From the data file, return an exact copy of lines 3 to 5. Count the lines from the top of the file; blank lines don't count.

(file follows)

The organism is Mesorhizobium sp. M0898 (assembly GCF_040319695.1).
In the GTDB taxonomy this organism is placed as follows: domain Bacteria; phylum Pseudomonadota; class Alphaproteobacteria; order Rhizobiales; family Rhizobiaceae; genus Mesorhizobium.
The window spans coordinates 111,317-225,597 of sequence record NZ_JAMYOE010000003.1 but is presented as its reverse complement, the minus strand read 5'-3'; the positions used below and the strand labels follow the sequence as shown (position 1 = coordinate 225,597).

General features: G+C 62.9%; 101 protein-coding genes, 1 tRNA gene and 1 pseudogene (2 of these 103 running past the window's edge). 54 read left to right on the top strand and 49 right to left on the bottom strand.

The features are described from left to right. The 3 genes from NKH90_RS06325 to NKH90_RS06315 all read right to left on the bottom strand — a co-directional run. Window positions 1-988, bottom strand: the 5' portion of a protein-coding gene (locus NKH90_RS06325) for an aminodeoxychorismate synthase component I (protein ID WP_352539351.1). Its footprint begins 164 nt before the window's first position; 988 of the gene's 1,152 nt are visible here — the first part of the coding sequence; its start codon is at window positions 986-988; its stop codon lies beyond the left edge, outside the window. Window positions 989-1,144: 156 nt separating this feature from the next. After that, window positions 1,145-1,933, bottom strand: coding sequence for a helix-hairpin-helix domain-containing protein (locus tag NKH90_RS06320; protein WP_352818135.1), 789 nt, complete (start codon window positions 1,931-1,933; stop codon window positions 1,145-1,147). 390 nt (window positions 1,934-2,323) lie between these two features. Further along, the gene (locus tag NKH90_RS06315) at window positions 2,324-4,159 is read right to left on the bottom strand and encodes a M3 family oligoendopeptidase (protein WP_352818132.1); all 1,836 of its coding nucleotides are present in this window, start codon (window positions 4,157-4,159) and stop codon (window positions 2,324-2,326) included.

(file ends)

The window spans coordinates 111,317-225,597 of sequence record NZ_JAMYOE010000003.1 but is presented as its reverse complement, the minus strand read 5'-3'; the positions used below and the strand labels follow the sequence as shown (position 1 = coordinate 225,597).

General features: G+C 62.9%; 101 protein-coding genes, 1 tRNA gene and 1 pseudogene (2 of these 103 running past the window's edge). 54 read left to right on the top strand and 49 right to left on the bottom strand.

The features are described from left to right. The 3 genes from NKH90_RS06325 to NKH90_RS06315 all read right to left on the bottom strand — a co-directional run. Window positions 1-988, bottom strand: the 5' portion of a protein-coding gene (locus NKH90_RS06325) for an aminodeoxychorismate synthase component I (protein ID WP_352539351.1). Its footprint begins 164 nt before the window's first position; 988 of the gene's 1,152 nt are visible here — the first part of the coding sequence; its start codon is at window positions 986-988; its stop codon lies beyond the left edge, outside the window. Window positions 989-1,144: 156 nt separating this feature from the next. After that, window positions 1,145-1,933, bottom strand: coding sequence for a helix-hairpin-helix domain-containing protein (locus tag NKH90_RS06320; protein WP_352818135.1), 789 nt, complete (start codon window positions 1,931-1,933; stop codon window positions 1,145-1,147). 390 nt (window positions 1,934-2,323) lie between these two features. Further along, the gene (locus tag NKH90_RS06315) at window positions 2,324-4,159 is read right to left on the bottom strand and encodes a M3 family oligoendopeptidase (protein WP_352818132.1); all 1,836 of its coding nucleotides are present in this window, start codon (window positions 4,157-4,159) and stop codon (window positions 2,324-2,326) included.